I agree that with both frozen and canned you need to check for added sugar, fat, and salt.
Veggies do start losing nutrition once they're picked, but in some cases, canned fruits and veggies can actually have more nutrients than fresh (if the fresh has taken a while to get to market and isn't so fresh anymore). Canned fruits and vegatbles are picked at the peak of ripeness.
I agree though that fresh and frozen usually taste better. Either way, the nutrition is close enough that it doesn't matter all that much. Eat what you prefer and can afford, and consider it good enough.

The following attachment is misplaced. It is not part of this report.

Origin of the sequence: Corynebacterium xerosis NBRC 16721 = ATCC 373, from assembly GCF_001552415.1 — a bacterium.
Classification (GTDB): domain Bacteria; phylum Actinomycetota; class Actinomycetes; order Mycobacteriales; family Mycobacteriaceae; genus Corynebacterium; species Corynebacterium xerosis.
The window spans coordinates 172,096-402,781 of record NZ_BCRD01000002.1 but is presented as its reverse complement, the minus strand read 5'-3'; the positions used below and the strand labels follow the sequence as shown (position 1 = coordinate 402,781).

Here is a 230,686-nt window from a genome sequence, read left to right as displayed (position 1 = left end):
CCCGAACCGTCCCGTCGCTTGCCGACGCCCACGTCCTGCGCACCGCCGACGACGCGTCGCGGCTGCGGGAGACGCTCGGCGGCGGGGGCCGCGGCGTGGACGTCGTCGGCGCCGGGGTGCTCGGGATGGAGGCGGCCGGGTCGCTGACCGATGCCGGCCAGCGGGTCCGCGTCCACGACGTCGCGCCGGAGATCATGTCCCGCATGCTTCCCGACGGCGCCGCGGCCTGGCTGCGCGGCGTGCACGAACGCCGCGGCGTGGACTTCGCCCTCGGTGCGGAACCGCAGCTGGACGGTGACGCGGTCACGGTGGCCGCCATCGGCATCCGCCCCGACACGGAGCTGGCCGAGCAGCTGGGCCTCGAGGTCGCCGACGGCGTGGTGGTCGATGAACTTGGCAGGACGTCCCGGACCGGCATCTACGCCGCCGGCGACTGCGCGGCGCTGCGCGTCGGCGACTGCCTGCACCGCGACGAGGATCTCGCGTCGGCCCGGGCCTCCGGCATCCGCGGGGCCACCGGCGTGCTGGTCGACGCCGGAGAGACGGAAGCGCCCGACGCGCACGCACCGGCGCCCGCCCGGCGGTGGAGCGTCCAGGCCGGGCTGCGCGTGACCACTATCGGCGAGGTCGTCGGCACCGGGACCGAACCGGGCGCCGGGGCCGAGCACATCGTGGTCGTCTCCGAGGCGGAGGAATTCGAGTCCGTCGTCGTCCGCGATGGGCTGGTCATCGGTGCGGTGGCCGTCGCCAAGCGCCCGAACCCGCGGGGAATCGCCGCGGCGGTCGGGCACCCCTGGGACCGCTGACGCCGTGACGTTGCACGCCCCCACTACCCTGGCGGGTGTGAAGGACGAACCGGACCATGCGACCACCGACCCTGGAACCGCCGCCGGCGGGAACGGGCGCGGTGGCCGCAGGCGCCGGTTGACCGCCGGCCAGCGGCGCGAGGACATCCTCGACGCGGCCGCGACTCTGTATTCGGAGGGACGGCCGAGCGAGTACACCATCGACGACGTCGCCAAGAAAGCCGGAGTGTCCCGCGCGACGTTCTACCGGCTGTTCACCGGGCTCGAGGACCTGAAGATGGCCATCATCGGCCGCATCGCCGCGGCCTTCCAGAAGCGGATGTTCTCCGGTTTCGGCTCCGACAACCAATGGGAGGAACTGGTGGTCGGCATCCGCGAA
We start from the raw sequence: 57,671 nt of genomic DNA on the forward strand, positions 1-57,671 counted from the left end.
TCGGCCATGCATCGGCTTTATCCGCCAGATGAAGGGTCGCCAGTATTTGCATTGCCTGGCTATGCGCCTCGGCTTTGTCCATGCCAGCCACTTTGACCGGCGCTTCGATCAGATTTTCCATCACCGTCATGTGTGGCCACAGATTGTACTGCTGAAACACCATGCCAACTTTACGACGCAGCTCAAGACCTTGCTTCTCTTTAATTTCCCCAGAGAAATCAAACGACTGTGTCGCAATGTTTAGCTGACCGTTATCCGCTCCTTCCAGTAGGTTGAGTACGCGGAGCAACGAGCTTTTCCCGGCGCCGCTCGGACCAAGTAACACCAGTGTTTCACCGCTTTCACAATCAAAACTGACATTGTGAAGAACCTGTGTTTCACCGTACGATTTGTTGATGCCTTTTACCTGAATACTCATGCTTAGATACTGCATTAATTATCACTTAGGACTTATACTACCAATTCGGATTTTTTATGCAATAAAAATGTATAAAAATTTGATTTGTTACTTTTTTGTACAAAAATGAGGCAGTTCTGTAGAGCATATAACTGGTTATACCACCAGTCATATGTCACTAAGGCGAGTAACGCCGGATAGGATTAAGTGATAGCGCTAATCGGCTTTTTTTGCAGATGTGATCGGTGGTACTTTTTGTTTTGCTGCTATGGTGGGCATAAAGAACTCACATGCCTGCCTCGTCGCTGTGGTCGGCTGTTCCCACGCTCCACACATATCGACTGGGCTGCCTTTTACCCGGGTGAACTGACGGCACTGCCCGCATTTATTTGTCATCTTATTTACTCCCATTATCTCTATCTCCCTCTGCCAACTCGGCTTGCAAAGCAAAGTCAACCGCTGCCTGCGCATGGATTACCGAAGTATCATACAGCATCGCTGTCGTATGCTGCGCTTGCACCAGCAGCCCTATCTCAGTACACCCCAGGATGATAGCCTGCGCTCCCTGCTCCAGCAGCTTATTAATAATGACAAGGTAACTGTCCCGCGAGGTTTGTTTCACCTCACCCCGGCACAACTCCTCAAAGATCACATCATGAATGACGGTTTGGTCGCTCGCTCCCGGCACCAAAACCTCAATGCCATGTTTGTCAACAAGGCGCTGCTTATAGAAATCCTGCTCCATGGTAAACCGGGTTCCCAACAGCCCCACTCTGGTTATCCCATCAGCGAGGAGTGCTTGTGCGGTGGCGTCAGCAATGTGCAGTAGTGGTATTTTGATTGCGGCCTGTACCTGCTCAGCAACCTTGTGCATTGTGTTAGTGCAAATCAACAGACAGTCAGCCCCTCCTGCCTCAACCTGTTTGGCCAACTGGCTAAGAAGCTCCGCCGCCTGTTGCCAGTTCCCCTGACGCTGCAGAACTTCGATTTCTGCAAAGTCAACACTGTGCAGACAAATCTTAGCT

In order of preference (flavor and nutrition factors being considered)
local fresh picked (from our local farmers market)
fresh from the grocery store
fresh veggies that have gone kind of wilty (I never buy fruits and veggies that look this way, but I do sometimes make soup out of starting-to-droop veggies).
I figure though that even the sort of wilty carrots and celery from the bottom of the crisper that go into soup are still better than not eating veggies.
I almost always have fresh, frozen, and canned on hand, because our budget is fairly tight, so we make some compromises. Also for some things one type of process is better than the other. I love bean salad, and I prefer using french-style beans in a can, because fresher beans sometimes get a weird texture in the salad (sort of weird and squeaky). I also like canned beets, because I hate messing with peeling fresh beets.